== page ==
Narmer was the first king of Egypt who peacefully unified the country at the beginning of the First Dynastic Period (ca. 3000 – 2650 BCE). He has also been cited as the last king of the Neolithic Period (ca. 4500-3000 BCE) who unified the country through conquest.
Narmer's identity is the subject of ongoing debates, although the dominant opinion among Egyptologists identifies Narmer with the pharaoh Menes. Egyptologist Flinders Petrie (1853-1942 CE) claimed that Narmer and Menes were the same person: Narmer was his name and Menes was an honorific title.
A palette of carved siltstone used to grind cosmetics found by Egyptologists in 1897 supports the theory that Narmer was the unifier of Egypt. On one side of the palette, it shows him wearing a white war crown of Upper Egypt, bashing an enemy. On the other side, it shows him wearing a red wicker crown of Lower Egypt as he surveys the bodies of his enemies, which many interpret to be a testament to his military unification of both lands. Later historians left his name out of the King Lists but Egyptologists have found many items mentioning him.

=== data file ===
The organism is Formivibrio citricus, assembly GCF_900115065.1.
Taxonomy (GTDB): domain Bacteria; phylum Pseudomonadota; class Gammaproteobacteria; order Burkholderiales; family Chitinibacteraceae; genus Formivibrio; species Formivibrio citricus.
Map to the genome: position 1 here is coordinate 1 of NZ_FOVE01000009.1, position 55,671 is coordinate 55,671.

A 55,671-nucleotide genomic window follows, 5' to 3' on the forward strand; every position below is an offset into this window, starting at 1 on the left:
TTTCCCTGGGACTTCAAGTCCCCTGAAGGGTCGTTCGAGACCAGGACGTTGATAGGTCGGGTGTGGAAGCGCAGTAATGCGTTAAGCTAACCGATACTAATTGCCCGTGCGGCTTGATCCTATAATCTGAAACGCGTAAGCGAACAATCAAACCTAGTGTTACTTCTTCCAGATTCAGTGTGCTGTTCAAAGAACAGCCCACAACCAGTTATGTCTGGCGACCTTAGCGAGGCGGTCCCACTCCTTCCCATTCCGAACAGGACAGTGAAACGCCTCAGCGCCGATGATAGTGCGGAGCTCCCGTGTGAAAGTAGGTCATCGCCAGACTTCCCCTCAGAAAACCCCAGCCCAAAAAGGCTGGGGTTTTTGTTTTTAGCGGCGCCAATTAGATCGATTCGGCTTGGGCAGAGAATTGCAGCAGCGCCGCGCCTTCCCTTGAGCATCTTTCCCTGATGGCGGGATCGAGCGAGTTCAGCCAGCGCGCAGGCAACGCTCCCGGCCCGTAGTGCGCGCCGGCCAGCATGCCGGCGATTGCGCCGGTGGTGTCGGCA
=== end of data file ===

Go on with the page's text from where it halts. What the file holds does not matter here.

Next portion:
Image: The Narmer Palette at the Egyptian Museum Cairo, Egypt.